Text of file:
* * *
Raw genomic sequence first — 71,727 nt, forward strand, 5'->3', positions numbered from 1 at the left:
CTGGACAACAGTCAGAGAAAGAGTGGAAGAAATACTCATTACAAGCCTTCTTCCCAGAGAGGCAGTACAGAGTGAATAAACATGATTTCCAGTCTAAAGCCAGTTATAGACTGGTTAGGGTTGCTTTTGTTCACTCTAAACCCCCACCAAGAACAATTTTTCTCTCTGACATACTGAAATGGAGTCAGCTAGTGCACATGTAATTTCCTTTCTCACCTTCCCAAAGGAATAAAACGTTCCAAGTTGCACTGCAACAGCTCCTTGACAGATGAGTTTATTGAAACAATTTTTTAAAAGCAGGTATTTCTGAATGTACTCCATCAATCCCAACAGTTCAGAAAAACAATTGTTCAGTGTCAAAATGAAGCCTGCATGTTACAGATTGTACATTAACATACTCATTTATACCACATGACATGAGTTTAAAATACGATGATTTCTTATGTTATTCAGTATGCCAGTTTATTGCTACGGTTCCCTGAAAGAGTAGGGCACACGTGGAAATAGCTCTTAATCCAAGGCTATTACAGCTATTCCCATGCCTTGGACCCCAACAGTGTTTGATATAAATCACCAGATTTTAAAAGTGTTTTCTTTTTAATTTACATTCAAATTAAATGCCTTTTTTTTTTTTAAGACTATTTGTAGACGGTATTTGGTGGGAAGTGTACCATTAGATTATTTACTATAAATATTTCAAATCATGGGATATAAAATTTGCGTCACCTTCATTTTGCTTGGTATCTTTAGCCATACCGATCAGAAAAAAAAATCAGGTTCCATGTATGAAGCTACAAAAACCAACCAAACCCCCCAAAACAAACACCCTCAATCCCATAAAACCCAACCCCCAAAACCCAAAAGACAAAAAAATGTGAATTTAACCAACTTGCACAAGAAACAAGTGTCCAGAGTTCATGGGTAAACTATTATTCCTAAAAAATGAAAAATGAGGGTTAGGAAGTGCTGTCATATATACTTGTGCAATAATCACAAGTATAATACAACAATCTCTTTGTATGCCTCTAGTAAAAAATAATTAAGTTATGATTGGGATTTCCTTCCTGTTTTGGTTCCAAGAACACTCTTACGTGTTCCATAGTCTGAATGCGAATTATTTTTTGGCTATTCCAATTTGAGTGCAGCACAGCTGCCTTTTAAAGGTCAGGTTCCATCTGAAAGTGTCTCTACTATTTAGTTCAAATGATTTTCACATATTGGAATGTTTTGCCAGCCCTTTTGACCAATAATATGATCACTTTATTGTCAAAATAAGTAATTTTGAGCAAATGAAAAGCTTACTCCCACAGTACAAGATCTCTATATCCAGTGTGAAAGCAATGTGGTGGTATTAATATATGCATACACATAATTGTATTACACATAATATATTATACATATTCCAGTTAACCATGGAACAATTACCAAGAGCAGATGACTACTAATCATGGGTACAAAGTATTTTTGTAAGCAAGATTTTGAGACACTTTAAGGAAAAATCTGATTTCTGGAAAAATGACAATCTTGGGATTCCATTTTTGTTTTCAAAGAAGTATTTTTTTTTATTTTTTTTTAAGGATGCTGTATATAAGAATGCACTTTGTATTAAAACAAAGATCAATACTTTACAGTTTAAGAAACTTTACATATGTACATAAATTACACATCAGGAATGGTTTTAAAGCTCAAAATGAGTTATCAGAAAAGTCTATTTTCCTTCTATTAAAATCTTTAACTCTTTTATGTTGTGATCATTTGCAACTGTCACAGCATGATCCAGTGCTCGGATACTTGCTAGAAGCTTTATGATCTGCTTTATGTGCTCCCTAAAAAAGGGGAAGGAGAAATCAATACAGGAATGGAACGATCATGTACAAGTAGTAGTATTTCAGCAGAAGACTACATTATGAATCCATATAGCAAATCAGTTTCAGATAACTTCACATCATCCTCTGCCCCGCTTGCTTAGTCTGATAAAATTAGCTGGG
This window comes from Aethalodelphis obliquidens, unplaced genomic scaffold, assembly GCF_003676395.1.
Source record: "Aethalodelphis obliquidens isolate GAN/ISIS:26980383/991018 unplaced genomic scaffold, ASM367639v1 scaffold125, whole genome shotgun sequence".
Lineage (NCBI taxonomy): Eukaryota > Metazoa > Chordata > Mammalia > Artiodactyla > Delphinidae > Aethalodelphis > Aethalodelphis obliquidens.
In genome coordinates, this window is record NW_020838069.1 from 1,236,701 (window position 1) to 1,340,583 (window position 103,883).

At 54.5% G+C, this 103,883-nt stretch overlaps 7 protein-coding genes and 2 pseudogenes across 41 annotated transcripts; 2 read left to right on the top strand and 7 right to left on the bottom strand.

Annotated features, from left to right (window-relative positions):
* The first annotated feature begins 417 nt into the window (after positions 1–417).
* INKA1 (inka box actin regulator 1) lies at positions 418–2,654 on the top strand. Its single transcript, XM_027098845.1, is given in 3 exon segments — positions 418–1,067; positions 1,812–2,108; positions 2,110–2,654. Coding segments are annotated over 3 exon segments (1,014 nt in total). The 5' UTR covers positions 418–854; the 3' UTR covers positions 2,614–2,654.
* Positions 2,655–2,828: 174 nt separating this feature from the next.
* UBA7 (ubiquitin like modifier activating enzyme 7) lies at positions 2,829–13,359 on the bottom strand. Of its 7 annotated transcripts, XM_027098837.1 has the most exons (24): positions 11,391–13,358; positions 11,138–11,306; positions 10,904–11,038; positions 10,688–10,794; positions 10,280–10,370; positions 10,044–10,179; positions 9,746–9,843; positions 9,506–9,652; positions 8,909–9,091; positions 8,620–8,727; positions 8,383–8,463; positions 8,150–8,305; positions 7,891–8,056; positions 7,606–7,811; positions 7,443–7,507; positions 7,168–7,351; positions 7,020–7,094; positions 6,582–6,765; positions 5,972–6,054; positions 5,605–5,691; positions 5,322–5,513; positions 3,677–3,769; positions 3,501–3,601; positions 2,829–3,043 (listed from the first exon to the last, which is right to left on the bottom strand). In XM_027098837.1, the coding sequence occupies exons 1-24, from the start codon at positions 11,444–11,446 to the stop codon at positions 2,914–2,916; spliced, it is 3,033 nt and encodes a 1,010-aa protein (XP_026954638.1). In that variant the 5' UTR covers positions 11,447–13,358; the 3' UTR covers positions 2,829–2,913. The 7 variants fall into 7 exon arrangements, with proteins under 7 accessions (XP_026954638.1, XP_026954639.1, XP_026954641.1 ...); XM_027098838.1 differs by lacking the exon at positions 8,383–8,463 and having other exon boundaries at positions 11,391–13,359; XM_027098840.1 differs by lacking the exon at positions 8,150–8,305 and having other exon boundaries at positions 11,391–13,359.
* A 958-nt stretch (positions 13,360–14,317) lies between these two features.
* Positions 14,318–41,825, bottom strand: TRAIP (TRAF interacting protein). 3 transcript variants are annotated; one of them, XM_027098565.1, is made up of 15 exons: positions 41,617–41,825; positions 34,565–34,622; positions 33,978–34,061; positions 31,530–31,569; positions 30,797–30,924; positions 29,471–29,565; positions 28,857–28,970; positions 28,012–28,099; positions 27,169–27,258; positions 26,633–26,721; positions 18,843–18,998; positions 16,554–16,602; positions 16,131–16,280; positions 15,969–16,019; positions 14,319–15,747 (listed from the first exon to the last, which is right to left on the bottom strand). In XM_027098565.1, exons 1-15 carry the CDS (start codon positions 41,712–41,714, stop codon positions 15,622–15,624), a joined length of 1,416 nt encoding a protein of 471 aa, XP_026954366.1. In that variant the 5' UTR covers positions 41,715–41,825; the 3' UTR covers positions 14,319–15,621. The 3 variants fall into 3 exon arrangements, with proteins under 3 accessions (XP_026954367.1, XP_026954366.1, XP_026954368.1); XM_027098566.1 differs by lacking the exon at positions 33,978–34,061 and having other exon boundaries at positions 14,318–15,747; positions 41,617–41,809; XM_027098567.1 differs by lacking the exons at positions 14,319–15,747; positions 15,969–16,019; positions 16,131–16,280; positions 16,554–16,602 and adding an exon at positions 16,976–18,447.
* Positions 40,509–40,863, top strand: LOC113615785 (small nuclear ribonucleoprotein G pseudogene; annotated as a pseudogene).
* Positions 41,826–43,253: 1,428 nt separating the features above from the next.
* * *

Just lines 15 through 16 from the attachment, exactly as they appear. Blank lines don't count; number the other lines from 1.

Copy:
* Positions 40,509–40,863, top strand: LOC113615785 (small nuclear ribonucleoprotein G pseudogene; annotated as a pseudogene).
* Positions 41,826–43,253: 1,428 nt separating the features above from the next.